Driving through the tangled mess of police roadblocks and concrete barriers that wall off neighbourhoods in Baghdad, it’s hard to believe this place was once known as the city of peace, and was, until recently, a model of cosmopolitan urbanism.
More than eight years have passed since the 2003 US-UK invasion, and the fragmentation of Iraq’s capital mirrors the soul of the nation, still struggling to survive after years of war and occupation. A decade ago, most of the city’s neighbourhoods were mixed. Today, the majority are Shi’a enclaves and a fifth of the Iraqi population remain displaced or refugees.
Iraq’s once exemplary public health and education systems have been ravaged and the status of women has declined dramatically; religious and sexual minorities are under attack and over 400 academics have been murdered by death squads since the invasion. Despite $53 billion in ‘foreign aid’, basic infrastructure is still in dire need of repair, unemployment is over 50 per cent and the Iraqi government barely pays lip service to the concepts of human rights or democracy.
And yet, even with ongoing car bombs and militia violence, Iraq has faded into the international background, barely a blip on the screen of Western media. Ongoing countrywide anti-government protests that began last February have often been violently suppressed but have been virtually ignored in Western coverage of the ‘Arab spring’.
All the horror melts away when you arrive at an old villa on the Tigris that has been converted into a makeshift theatre. Here a mixed-sex group in their late teens – Sunni, Shi’a and Christians, many from working-class backgrounds – rehearse for a play, practising dance moves that combine a little Martha Graham with breakdancing and traditional Iraqi chobi.
These young people embody a new choreography of hope and speak to the future of their long-suffering nation. Everywhere young people are tired of war, fed up with sectarianism, and many refuse to identify themselves along religious lines, stating boldly ‘we are human beings’.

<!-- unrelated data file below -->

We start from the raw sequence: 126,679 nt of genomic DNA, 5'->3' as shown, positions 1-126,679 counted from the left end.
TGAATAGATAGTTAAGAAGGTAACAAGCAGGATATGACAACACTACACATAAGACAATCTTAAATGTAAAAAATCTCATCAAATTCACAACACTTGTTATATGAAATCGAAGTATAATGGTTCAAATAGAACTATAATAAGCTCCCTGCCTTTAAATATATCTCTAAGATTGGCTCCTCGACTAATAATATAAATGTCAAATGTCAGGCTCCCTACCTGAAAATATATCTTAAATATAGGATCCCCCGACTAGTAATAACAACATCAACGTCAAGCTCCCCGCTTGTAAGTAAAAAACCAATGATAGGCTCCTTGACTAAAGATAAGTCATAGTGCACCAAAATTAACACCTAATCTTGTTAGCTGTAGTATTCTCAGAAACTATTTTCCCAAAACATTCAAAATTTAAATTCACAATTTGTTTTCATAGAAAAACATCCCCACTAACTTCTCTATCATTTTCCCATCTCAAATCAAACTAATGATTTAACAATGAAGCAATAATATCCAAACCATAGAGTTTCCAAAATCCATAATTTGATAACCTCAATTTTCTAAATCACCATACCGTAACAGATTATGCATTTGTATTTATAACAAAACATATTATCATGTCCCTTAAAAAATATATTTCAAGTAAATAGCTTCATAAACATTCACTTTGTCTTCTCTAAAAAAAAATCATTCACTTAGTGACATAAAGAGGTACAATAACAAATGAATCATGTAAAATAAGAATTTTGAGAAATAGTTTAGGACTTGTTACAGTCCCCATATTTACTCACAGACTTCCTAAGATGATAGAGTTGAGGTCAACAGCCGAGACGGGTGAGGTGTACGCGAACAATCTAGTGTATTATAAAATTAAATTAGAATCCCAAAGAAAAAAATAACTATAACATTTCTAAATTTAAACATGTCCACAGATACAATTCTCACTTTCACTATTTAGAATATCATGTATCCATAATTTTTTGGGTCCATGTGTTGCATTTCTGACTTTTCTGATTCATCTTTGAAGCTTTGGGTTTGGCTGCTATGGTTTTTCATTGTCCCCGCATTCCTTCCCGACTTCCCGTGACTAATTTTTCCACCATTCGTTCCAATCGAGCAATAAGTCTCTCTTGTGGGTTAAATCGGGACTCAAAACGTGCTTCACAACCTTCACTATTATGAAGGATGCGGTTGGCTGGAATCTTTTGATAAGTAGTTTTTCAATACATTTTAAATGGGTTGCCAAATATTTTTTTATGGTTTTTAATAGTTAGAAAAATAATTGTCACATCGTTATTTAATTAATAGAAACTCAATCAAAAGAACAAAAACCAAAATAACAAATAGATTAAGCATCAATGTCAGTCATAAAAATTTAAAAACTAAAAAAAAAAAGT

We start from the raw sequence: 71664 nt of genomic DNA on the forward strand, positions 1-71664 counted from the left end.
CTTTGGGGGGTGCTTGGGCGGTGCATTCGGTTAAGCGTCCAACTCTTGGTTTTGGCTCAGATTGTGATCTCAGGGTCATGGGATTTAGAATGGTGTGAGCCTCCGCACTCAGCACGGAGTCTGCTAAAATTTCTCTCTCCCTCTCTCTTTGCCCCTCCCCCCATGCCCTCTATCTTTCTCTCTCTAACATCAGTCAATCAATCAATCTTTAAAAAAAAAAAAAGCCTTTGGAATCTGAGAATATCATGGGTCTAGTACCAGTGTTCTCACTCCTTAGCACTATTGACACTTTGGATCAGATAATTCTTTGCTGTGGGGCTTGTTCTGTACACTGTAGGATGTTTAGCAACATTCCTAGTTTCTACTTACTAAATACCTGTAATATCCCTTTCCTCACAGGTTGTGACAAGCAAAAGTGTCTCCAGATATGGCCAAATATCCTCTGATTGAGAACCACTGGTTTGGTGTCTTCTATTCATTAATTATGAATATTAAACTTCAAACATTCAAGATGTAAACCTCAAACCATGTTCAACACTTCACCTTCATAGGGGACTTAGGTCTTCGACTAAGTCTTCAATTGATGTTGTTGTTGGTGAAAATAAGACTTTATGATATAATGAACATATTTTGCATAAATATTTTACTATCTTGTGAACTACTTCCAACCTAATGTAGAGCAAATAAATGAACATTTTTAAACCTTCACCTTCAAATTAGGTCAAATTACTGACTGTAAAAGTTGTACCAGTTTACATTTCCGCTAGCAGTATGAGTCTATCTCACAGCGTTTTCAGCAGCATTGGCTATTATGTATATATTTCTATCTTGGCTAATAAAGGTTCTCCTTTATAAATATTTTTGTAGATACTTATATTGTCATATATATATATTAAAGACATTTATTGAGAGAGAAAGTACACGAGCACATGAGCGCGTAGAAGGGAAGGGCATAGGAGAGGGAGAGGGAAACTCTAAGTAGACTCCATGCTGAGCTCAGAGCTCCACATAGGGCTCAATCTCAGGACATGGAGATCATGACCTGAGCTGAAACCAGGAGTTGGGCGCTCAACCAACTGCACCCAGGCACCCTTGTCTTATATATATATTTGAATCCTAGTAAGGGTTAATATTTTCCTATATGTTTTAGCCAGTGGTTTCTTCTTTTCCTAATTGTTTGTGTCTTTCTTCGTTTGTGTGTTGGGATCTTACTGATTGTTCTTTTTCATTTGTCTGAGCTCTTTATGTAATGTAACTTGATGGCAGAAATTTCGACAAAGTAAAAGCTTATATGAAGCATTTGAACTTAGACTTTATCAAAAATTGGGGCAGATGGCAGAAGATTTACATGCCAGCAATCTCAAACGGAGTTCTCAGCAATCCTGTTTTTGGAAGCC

But Iraq’s dance between the old secular and the new sectarian ways is delicate and dangerous. With the educated classes mainly in exile, there is a certain Alice in Wonderland quality to the new Iraq. The Sadrists – followers of the firebrand Shi’a cleric Moqtada al-Sadr – now control the Ministry of Tourism, and talk of democracy is mainly confined to applications for funding within the new industry of Western-backed NGOs that have sprung up in the wake of the invasion.
Meanwhile, in the south, Basra is enjoying a mini oil boom, while socially Islamist militias still set the tone. Kurdistan, in the north, continues to go through growing pains on the road to a truly democratic state, with its population protesting rampant cronyism and corruption – the same ills that plague the entire nation. Kirkuk remains an uncertain crucible for the future Iraq, as Kurds, Turkomans and Arabs duke it out for control of vast oil resources.
Car bombs and IEDS are still common, but the security situation has improved somewhat. Now killings are more likely to be targeted political assassinations than the random violence that swept through the country after the 2003 ‘regime change’. But the wounds inflicted, not only by invasion and occupation, but also by eight years of war with Iran and 12 years of draconian UN sanctions, will take decades to heal.